Children who persistently or frequently experience high anxiety need help, says psychologist Jennie Hudson, Professor and Director of the Centre for Emotional Health, at Sydney’s Macquarie University.
“There has been a tendency to believe kids are going to grow out of [their anxiety]”, she said. In the past, anxiety in children was believed to be normal part of growing up. In fact, in the first Australian Child and Adolescent Mental Health survey in 1998, the question of anxiety disorders in children was not included at all.
But the reality is, anxious children grow into anxious teenagers and then into anxious adults, and by then it is not only harder to treat, it is also too late to reverse much of the negative impact this condition has had on these people’s lives, she explained in an interview following her presentation on the subject at HealthEd’s Mental Health in General Practice evening seminar held recently in Sydney.
“Children need strategies to manage their anxiety now,” she said. “We, as health professionals need to be encouraging parents to seek help if they feel their child’s anxiety is interfering with their life.”
For GPs who are wondering about the most appropriate advice to give parents of anxious children, a key principle is to encourage children not to avoid tasks or situations they fear. Parents need to support their child in facing the situations that make them afraid, even if it is “bit by bit”, and celebrate each time they manage to accomplish even part of a feared task, be it at school, sport or socially.
“There is a natural tendency for a parent to protect their child from feeling anxious – they will answer for the child who gets worried about replying or say they don’t need to give the speech in class that is making them nervous for example”, but this tends to fuel the anxiety. By enabling the child to practise avoidance, the parent is inadvertently endorsing the child’s belief that this is something to be feared.”
Another important principle in managing anxiety in children is to try and get the child to identify their worried thoughts, what it is that they fear is going to happen.
Commonly a child will catastrophise the consequences of a situation for example “failing this maths test means my life will be ruined”.
Once the fear is described, the parent and child can discuss, logically, why this feared consequence is unlikely to happen.
“We call it ‘detective thinking’ – encouraging the child to develop strategies to undertake a realistic appraisal of the situation,” Professor Hudson explained.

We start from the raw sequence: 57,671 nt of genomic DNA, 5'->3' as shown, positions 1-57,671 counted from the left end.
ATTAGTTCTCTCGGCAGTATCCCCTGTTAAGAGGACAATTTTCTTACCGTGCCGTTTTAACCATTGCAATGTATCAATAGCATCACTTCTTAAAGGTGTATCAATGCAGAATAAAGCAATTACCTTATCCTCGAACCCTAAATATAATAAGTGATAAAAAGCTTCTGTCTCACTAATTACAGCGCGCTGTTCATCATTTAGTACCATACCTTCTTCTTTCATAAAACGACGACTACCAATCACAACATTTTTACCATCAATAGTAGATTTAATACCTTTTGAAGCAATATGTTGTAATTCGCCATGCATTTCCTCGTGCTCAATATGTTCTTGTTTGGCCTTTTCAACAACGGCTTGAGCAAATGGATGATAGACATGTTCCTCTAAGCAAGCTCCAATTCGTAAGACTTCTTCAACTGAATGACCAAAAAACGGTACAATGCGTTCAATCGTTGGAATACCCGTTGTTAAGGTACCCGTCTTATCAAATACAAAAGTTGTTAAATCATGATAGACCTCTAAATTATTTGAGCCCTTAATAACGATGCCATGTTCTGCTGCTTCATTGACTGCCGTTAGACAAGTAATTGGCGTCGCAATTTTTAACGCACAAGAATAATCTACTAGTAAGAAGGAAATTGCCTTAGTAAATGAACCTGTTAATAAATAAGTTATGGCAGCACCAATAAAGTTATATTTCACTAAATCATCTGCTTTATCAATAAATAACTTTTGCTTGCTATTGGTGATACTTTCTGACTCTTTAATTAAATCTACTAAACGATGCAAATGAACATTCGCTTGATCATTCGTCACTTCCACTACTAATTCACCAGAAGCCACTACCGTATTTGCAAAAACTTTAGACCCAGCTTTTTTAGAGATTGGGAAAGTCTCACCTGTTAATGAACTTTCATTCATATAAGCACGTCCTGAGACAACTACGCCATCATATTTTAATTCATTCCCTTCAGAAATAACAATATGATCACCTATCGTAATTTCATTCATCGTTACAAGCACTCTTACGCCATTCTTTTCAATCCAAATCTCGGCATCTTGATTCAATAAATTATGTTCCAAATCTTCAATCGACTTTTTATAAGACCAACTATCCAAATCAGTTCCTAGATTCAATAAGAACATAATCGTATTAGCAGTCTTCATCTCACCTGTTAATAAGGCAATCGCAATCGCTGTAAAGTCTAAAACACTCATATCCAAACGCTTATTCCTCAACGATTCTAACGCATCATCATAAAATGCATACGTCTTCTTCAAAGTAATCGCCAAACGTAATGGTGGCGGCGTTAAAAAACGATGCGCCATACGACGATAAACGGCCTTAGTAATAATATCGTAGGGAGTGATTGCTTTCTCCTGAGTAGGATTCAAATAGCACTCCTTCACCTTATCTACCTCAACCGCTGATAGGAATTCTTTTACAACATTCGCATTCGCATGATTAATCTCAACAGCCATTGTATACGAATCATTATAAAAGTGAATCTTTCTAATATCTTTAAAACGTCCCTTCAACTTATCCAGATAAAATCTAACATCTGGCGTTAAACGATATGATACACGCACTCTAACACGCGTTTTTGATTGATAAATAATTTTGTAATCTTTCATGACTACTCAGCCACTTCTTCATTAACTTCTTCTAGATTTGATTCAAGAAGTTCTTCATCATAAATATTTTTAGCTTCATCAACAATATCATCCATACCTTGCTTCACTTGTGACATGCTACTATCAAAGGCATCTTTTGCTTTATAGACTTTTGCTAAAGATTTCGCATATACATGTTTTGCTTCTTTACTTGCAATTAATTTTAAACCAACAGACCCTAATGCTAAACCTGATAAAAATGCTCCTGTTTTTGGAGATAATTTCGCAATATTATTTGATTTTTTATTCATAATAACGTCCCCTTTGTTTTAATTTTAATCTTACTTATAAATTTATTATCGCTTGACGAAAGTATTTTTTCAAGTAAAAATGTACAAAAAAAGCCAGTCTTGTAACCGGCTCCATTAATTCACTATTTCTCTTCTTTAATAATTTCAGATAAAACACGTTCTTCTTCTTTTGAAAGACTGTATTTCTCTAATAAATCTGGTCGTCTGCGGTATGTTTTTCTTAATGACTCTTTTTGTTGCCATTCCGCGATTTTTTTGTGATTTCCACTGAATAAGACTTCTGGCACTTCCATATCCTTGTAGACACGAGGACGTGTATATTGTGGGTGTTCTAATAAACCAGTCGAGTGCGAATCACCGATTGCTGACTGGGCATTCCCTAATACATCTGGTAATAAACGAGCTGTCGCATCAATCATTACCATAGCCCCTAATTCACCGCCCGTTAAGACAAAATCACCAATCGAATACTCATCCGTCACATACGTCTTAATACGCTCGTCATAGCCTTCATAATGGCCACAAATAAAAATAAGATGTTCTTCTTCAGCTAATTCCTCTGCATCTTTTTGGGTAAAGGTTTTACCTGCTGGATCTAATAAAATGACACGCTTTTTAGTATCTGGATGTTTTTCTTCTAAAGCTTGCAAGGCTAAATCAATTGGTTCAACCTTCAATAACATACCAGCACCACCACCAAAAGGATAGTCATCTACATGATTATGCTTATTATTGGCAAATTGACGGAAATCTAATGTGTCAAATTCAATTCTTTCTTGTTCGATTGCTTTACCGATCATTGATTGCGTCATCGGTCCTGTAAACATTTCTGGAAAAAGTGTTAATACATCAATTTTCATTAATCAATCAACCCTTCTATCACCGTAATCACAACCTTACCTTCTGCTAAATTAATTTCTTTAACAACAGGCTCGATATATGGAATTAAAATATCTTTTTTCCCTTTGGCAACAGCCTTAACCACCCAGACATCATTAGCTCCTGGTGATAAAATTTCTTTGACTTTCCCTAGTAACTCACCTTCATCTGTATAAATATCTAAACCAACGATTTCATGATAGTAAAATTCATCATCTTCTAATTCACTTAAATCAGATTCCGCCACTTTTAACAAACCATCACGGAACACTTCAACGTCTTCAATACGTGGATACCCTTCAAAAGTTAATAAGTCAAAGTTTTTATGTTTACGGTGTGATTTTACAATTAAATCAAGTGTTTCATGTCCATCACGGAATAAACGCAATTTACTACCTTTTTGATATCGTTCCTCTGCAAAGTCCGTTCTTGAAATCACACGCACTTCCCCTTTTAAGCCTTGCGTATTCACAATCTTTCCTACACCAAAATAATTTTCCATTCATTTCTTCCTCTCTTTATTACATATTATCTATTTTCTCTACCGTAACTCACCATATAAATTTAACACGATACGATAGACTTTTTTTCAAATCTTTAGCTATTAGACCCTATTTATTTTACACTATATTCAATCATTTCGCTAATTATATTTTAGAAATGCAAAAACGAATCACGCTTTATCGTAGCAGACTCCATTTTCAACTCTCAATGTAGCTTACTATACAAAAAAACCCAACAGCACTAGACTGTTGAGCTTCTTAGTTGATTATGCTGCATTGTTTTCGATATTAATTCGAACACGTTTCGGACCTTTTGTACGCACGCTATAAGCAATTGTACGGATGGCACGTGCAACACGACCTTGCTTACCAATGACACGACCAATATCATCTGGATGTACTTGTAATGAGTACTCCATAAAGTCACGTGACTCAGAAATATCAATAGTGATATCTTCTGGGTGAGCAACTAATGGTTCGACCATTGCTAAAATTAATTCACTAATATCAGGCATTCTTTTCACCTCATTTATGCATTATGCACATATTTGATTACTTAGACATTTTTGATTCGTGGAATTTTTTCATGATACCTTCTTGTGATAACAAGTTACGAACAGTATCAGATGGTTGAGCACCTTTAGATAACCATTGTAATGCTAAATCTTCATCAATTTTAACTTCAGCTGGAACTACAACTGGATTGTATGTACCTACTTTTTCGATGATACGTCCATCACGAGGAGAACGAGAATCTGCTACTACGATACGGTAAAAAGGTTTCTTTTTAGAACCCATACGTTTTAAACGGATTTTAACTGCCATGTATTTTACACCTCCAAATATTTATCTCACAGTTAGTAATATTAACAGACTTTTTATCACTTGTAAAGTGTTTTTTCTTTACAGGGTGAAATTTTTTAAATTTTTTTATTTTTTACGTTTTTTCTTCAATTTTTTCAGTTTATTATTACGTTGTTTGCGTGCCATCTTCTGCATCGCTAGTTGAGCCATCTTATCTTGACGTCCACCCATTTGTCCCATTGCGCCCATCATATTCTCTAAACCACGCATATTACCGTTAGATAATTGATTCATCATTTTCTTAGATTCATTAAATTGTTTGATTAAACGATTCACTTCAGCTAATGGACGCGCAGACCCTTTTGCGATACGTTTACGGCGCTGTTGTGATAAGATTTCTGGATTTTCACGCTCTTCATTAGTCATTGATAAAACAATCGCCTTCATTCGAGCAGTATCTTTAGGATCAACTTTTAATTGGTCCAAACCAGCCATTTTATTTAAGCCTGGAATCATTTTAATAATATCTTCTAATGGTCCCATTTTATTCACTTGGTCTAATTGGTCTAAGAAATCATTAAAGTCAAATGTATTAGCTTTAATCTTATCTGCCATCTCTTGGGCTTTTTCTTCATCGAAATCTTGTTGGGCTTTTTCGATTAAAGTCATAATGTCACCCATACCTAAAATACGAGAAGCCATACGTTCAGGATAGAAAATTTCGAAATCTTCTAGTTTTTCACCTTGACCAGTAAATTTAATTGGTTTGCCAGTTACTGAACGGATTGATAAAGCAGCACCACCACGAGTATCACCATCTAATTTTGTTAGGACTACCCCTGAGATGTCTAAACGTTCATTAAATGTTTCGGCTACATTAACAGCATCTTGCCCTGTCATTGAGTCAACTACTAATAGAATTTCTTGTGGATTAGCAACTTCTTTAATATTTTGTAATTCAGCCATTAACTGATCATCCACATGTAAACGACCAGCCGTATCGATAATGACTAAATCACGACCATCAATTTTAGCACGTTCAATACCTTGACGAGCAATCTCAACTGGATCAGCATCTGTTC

In terms of resources available for parents, there are a number Professor Hudson recommends. Helping Your Anxious Child: A Step-by-Step Guide for Parents, written by Australian psychologists Ronald Rapee, Ann Wignall, Susan Spence, Vanessa Cobham, and Heidi Lyneham is practical, relevant and up-to-date.
Another good option is Helping Your Child with Fears and Worries 2nd Edition: A self-help guide for parents, written by UK experts in anxiety Cathy Creswell and Lucy Willetts.
As well as written material, there were some online programs and resources available, Professor Hudson said.
Macquarie University, Sydney has developed a couple of online programs, one called Cool Kids for 7-16-year-olds (mq.edu.au/about/campus-services-and-facilities/hospital-and-clinics/centre-for-emotional-health-clinic/programs-for-children-and-teenagers#Online) and another called Cool Little Kids (coollittlekids.org.au/) for children aged seven and under.
Another good, evidence-based, online program is Brave (brave-online.com/) designed for seven to 16-year-olds, and developed by researchers at the University of Queensland. Useful fact sheets for parents are available from Macquarie University’s Centre for Emotional Health website (mq.edu.au/research/research-centres-groups-and-facilities/healthy-people/centres/centre-for-emotional-health-ceh/resources) as well as the Raising Children: The Australian parenting website (raisingchildren.net.au)
For children with anxiety, CBT is recommended as the first line of treatment.
As the risk of adverse effects with CBT is negligible, it is recommended that treatment in children be commenced early on the basis of concern of the parent, carer or health professional.
There are a number of reliable screening measures for anxiety in children, including the Spence Children’s Anxiety Scale (scaswebsite.com). The SCAS has a parent, child and teacher report along with Australian norms for six to18-year-olds. The DASS21 is a reliable screening and monitoring tool for older adolescents.
Currently in Australia only two of the SSRIs, fluvoxamine and sertraline, were approved for use in children and adolescents with obsessive compulsive disorder, Professor Hudson said.
“There have been trials in Australia and the US combining CBT and sertraline.
“In our study, combining CBT and sertraline did not improve outcomes over and above CBT and placebo for children and adolescents with anxiety,” she added.